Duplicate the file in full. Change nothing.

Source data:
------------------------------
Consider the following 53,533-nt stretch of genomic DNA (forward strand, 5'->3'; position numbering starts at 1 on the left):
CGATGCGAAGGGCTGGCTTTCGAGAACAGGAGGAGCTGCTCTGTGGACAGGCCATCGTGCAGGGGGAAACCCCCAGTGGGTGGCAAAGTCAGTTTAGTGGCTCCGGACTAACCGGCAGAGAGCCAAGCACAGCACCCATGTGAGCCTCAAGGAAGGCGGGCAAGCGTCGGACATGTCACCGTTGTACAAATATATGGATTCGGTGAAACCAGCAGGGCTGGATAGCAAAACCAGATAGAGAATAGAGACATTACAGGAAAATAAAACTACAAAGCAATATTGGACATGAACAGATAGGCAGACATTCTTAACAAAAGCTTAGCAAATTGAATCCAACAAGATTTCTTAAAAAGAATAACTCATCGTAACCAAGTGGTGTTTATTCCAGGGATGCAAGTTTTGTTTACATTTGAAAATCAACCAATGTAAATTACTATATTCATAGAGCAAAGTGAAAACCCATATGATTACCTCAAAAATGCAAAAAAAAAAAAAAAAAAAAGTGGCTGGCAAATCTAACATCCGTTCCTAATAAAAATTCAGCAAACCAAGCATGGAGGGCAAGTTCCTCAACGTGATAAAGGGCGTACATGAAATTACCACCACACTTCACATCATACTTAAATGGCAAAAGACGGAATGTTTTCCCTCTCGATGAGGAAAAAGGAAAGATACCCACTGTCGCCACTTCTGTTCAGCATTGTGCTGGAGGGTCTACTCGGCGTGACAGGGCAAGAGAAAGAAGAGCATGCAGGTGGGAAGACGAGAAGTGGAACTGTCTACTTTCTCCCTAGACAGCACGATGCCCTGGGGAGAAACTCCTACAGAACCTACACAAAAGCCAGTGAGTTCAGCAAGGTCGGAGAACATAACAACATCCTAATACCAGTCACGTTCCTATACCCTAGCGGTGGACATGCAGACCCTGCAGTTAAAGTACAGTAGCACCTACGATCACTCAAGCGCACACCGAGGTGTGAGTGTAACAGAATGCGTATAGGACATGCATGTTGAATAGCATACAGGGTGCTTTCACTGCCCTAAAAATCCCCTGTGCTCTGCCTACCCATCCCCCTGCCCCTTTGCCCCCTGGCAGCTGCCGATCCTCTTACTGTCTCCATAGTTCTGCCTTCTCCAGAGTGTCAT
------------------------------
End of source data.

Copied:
Consider the following 53,533-nt stretch of genomic DNA (forward strand, 5'->3'; position numbering starts at 1 on the left):
CGATGCGAAGGGCTGGCTTTCGAGAACAGGAGGAGCTGCTCTGTGGACAGGCCATCGTGCAGGGGGAAACCCCCAGTGGGTGGCAAAGTCAGTTTAGTGGCTCCGGACTAACCGGCAGAGAGCCAAGCACAGCACCCATGTGAGCCTCAAGGAAGGCGGGCAAGCGTCGGACATGTCACCGTTGTACAAATATATGGATTCGGTGAAACCAGCAGGGCTGGATAGCAAAACCAGATAGAGAATAGAGACATTACAGGAAAATAAAACTACAAAGCAATATTGGACATGAACAGATAGGCAGACATTCTTAACAAAAGCTTAGCAAATTGAATCCAACAAGATTTCTTAAAAAGAATAACTCATCGTAACCAAGTGGTGTTTATTCCAGGGATGCAAGTTTTGTTTACATTTGAAAATCAACCAATGTAAATTACTATATTCATAGAGCAAAGTGAAAACCCATATGATTACCTCAAAAATGCAAAAAAAAAAAAAAAAAAAAGTGGCTGGCAAATCTAACATCCGTTCCTAATAAAAATTCAGCAAACCAAGCATGGAGGGCAAGTTCCTCAACGTGATAAAGGGCGTACATGAAATTACCACCACACTTCACATCATACTTAAATGGCAAAAGACGGAATGTTTTCCCTCTCGATGAGGAAAAAGGAAAGATACCCACTGTCGCCACTTCTGTTCAGCATTGTGCTGGAGGGTCTACTCGGCGTGACAGGGCAAGAGAAAGAAGAGCATGCAGGTGGGAAGACGAGAAGTGGAACTGTCTACTTTCTCCCTAGACAGCACGATGCCCTGGGGAGAAACTCCTACAGAACCTACACAAAAGCCAGTGAGTTCAGCAAGGTCGGAGAACATAACAACATCCTAATACCAGTCACGTTCCTATACCCTAGCGGTGGACATGCAGACCCTGCAGTTAAAGTACAGTAGCACCTACGATCACTCAAGCGCACACCGAGGTGTGAGTGTAACAGAATGCGTATAGGACATGCATGTTGAATAGCATACAGGGTGCTTTCACTGCCCTAAAAATCCCCTGTGCTCTGCCTACCCATCCCCCTGCCCCTTTGCCCCCTGGCAGCTGCCGATCCTCTTACTGTCTCCATAGTTCTGCCTTCTCCAGAGTGTCAT